Here is the Feb. 6 intervention of ArchbishopFrancis A. Chullikatt, Apostolic Nuncio and Permanent Observer of the Holy See to the United Nations, at the UN’s Eighth Session of the Open Working Group on the Sustainable Development Goals on “Promoting Equality, including Social Equity, Gender Equality, and Women’s Empowerment.”
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Sustainable development – based always on its three essential pillars – cannot be divorced from the need to ensure that development benefits are enjoyed equally by all members of the human family. A priority of the first order, accordingly, should be that no human being should be left behind by the global development process.
At this juncture in human history, statistics reveal inequalities between and among peoples to be higher than ever. Figures on economic inequalities emerging from the 2014 World Economic Forum highlight the realities of poverty, deprivation, marginalization, and suffering to constitute a great scandal. Inattention to inequalities, even within the Millennium Development Goals, has entrenched disadvantage and constitutes a call to rectify this formulation of the post-2015 development framework.
In such a vicious cycle, inequalities manifest both as causes and effects of the fractionalization of societies. As the Global Thematic Consultation on the Post-2015 Development Agenda Synthesis Report notes, while structural factors generating inequalities are wide-ranging – including elements economic, social, political, cultural, and environmentally based, their impact is universal. Inequalities exclude human beings from full participation in the life of their community, denying them the full enjoyment of their human rights as well as the basic economic opportunities which their inherent human dignity demands.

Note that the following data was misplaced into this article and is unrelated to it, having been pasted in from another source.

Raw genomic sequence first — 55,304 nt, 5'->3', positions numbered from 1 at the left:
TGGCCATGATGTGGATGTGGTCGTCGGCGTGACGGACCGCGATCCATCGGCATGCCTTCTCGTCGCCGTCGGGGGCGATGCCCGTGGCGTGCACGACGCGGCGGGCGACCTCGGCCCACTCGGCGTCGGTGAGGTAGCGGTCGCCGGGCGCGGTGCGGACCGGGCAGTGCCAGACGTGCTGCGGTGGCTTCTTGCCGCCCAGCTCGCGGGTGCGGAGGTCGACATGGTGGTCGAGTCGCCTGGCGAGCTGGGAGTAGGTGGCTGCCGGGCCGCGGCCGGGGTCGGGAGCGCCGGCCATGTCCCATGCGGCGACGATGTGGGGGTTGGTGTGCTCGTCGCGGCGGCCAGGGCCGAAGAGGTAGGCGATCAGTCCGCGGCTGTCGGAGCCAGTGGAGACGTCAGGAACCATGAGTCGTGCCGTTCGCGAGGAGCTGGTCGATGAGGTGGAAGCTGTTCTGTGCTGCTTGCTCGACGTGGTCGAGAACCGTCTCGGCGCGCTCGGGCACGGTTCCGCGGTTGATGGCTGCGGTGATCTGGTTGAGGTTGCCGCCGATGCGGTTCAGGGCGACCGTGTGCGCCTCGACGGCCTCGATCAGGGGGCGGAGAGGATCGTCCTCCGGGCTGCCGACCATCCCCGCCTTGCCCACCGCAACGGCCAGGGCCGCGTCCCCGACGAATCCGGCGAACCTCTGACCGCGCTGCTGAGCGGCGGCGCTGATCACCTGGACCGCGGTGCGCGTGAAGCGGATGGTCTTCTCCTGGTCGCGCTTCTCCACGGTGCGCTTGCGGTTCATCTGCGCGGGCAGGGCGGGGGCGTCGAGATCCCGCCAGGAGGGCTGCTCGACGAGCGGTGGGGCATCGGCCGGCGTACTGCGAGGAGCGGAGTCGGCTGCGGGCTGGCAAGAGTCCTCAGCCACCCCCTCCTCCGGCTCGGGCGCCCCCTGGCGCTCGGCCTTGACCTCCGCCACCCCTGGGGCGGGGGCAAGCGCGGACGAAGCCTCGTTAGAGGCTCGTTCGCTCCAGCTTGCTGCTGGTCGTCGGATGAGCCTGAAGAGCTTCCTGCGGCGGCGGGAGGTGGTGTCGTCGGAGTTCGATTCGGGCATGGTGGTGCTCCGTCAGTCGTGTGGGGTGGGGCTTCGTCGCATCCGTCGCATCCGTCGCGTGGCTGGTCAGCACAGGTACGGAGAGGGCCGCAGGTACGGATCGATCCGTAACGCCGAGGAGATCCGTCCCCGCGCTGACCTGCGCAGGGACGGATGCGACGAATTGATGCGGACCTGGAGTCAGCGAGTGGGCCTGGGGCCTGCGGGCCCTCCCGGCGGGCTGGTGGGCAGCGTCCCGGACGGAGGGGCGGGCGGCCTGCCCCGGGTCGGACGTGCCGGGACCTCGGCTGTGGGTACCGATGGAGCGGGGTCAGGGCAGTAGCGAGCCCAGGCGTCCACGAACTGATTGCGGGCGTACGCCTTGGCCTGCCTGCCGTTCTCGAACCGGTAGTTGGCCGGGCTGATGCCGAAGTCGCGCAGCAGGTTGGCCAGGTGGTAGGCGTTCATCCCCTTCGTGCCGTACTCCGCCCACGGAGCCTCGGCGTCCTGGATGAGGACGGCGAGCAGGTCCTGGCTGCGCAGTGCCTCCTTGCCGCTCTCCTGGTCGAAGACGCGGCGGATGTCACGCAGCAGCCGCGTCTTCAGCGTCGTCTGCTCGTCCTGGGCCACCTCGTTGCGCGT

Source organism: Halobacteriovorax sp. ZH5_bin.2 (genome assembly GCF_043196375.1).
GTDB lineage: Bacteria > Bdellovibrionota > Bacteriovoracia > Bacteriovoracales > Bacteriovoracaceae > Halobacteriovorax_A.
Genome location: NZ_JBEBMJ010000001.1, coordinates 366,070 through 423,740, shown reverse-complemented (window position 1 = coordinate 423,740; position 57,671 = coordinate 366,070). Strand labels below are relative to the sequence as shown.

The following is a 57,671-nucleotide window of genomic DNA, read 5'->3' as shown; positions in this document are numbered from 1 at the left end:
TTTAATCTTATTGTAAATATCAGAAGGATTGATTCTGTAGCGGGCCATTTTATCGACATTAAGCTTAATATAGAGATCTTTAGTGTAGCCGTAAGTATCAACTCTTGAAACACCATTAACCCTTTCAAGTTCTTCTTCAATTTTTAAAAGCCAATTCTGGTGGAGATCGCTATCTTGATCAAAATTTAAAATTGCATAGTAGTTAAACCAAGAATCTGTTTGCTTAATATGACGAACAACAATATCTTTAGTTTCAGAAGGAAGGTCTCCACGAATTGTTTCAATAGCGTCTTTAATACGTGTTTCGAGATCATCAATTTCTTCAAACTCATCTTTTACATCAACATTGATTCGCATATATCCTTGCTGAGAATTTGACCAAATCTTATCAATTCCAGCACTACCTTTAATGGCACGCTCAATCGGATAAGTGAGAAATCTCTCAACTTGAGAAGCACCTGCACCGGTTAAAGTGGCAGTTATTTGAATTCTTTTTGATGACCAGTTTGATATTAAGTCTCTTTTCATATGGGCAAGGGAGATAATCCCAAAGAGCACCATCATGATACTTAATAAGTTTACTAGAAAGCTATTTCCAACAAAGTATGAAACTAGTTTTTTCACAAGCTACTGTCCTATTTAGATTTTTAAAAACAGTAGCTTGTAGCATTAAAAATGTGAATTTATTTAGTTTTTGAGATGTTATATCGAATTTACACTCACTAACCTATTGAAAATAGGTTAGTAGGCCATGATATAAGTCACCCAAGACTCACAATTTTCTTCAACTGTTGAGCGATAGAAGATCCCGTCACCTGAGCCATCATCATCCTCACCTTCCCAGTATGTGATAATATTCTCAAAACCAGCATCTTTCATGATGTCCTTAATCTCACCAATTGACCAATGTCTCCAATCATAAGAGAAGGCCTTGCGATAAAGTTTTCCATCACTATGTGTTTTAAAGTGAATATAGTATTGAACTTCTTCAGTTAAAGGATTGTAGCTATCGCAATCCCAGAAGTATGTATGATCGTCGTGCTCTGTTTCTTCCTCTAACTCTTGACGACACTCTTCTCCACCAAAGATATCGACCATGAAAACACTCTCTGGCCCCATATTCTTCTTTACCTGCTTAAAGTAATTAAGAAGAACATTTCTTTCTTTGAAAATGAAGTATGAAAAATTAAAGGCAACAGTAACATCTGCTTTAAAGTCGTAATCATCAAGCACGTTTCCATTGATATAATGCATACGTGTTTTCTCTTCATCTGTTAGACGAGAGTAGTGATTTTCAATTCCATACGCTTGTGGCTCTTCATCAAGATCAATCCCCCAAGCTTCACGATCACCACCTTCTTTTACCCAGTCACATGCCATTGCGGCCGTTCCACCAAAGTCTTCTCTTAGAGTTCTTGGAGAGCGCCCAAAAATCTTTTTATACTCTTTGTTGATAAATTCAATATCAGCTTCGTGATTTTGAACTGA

Global inequality is no mere sterile economic or juridical concern but is a fully human crisis threatening society’s common good as a whole. Pope Francis has identified inequality as the root of social ills, one which provides a fertile ground for violence, crime, and conflict. The ultimate product of inequality is not merely poverty and unemployment, crime, social disorder, and despair, but a progressive destruction of the very fabric of society itself, threatening wellbeing of all.
In order to be truly inclusive and equitable, the Post-2015 development framework does well to avoid a siloed approach when addressing the root causes of inequality, poverty and exclusion. A universal approach omits no one, and a development agenda based firmly on the three SDG pillars, should embrace its core purposes: achieving development for the good of all people, both between and within nations, embodying the promise that all are entitled without distinction to partake in development’s fruits. Partnerships must be forged between local and regional governments and civil society, including religious organizations, to reach those at the utmost fringes of society.